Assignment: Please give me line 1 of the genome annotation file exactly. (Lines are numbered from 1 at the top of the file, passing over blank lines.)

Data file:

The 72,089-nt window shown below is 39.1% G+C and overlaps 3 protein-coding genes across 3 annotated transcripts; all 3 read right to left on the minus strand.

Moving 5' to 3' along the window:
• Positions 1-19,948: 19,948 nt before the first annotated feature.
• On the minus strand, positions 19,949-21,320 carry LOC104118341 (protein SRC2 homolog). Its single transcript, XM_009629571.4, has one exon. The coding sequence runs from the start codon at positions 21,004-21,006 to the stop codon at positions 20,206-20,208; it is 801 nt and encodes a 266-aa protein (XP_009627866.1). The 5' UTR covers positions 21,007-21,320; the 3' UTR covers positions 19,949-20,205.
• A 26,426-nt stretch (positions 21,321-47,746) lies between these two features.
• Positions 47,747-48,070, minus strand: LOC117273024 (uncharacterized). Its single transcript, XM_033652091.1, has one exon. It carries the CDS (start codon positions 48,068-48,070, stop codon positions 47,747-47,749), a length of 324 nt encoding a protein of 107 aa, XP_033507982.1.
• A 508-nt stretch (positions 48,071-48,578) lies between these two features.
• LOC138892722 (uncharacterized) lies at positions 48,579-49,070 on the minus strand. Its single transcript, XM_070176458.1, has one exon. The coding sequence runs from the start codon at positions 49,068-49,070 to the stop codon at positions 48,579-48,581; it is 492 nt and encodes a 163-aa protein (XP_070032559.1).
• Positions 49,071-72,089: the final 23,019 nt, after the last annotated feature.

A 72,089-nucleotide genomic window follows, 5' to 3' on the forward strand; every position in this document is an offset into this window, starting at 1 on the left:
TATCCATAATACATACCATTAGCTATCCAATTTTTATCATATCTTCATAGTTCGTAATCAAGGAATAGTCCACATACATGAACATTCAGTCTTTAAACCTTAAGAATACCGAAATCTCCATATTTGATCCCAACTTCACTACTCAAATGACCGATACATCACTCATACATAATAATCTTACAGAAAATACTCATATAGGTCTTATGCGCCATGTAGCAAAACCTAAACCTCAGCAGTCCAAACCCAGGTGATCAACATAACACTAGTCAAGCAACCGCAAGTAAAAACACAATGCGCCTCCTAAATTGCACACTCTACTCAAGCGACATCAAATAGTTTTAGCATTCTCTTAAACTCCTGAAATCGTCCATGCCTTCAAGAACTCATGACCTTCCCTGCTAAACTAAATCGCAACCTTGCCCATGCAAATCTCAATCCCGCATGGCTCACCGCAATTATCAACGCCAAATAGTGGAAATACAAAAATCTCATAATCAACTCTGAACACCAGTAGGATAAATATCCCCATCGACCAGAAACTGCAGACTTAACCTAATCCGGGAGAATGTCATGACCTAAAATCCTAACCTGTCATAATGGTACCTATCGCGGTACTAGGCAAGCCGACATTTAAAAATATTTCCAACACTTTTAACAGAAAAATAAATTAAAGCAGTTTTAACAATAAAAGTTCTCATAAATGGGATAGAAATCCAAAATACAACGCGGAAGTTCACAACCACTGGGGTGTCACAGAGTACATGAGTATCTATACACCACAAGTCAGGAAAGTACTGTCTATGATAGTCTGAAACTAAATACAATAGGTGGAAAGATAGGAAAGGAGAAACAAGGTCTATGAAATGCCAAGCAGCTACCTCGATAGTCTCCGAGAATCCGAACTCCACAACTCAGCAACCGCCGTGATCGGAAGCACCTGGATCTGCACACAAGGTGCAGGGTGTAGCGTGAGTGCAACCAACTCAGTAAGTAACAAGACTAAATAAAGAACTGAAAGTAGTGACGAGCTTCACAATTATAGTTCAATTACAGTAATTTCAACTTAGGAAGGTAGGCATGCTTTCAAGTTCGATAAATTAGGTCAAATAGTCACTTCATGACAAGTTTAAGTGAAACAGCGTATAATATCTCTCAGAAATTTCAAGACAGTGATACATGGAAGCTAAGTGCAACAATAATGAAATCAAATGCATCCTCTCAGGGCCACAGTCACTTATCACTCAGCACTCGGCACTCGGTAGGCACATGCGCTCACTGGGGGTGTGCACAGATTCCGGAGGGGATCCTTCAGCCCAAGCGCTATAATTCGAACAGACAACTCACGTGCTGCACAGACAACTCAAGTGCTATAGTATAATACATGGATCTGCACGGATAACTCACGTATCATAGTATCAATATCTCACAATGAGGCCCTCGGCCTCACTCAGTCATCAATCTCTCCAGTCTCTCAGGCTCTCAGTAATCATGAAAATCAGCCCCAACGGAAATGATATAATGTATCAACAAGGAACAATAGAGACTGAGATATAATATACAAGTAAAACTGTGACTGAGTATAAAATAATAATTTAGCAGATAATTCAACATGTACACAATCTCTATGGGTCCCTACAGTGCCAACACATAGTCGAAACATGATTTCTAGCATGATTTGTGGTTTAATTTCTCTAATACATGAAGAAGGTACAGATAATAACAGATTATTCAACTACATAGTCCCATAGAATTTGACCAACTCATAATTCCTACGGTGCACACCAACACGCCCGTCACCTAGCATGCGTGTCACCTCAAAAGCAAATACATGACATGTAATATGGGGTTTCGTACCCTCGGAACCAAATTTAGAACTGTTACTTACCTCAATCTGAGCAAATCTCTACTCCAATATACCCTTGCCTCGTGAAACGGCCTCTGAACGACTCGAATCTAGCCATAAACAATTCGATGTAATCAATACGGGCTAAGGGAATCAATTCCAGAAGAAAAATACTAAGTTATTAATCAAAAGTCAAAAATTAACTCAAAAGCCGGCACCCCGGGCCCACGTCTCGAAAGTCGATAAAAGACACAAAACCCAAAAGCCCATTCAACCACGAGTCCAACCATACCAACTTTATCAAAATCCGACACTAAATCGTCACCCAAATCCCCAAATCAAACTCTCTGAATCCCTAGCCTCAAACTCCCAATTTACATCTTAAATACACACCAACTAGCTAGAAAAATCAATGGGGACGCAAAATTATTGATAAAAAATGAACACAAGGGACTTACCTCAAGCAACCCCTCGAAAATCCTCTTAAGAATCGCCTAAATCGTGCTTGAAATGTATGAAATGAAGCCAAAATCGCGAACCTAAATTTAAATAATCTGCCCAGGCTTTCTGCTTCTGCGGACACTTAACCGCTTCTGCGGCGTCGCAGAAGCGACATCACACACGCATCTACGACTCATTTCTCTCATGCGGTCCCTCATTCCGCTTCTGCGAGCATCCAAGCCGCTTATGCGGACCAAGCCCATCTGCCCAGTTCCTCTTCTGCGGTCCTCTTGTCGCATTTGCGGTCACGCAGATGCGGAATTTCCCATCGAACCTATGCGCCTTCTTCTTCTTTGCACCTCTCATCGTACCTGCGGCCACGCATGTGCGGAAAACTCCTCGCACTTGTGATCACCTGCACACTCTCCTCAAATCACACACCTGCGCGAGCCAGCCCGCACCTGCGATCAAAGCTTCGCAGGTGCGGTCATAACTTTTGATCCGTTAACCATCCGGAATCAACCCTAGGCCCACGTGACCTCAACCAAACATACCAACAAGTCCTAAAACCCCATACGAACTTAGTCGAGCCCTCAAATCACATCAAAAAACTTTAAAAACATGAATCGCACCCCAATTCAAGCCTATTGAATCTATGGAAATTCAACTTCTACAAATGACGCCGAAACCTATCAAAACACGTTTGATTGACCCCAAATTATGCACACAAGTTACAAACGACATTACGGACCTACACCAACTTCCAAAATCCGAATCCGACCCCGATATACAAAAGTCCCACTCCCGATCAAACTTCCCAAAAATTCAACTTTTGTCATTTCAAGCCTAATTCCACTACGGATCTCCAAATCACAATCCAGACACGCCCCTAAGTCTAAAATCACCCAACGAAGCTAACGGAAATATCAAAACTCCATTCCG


The 72,089-nt window shown below is 39.1% G+C and overlaps 3 protein-coding genes across 3 annotated transcripts; all 3 read right to left on the minus strand.